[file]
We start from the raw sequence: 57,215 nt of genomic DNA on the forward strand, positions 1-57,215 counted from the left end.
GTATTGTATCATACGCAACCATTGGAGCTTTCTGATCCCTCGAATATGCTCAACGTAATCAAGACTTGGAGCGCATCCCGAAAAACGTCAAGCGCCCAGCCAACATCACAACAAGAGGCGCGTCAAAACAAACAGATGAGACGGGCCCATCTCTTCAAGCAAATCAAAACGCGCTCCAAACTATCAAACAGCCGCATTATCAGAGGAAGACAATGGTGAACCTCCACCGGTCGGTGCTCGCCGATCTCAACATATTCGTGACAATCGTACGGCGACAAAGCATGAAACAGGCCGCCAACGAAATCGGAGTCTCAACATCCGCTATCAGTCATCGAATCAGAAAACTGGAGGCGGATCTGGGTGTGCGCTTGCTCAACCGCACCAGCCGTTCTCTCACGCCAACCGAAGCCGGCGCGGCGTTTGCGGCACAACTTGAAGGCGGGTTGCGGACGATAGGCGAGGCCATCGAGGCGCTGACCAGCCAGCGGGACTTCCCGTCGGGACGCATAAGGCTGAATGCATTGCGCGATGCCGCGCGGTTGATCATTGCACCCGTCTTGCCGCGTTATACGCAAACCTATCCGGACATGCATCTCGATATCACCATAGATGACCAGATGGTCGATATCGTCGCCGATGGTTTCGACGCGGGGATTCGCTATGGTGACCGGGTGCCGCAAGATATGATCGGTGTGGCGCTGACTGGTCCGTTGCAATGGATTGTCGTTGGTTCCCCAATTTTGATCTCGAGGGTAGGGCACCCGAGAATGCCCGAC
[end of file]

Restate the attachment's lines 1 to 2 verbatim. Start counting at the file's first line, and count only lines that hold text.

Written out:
We start from the raw sequence: 57,215 nt of genomic DNA on the forward strand, positions 1-57,215 counted from the left end.
GTATTGTATCATACGCAACCATTGGAGCTTTCTGATCCCTCGAATATGCTCAACGTAATCAAGACTTGGAGCGCATCCCGAAAAACGTCAAGCGCCCAGCCAACATCACAACAAGAGGCGCGTCAAAACAAACAGATGAGACGGGCCCATCTCTTCAAGCAAATCAAAACGCGCTCCAAACTATCAAACAGCCGCATTATCAGAGGAAGACAATGGTGAACCTCCACCGGTCGGTGCTCGCCGATCTCAACATATTCGTGACAATCGTACGGCGACAAAGCATGAAACAGGCCGCCAACGAAATCGGAGTCTCAACATCCGCTATCAGTCATCGAATCAGAAAACTGGAGGCGGATCTGGGTGTGCGCTTGCTCAACCGCACCAGCCGTTCTCTCACGCCAACCGAAGCCGGCGCGGCGTTTGCGGCACAACTTGAAGGCGGGTTGCGGACGATAGGCGAGGCCATCGAGGCGCTGACCAGCCAGCGGGACTTCCCGTCGGGACGCATAAGGCTGAATGCATTGCGCGATGCCGCGCGGTTGATCATTGCACCCGTCTTGCCGCGTTATACGCAAACCTATCCGGACATGCATCTCGATATCACCATAGATGACCAGATGGTCGATATCGTCGCCGATGGTTTCGACGCGGGGATTCGCTATGGTGACCGGGTGCCGCAAGATATGATCGGTGTGGCGCTGACTGGTCCGTTGCAATGGATTGTCGTTGGTTCCCCAATTTTGATCTCGAGGGTAGGGCACCCGAGAATGCCCGAC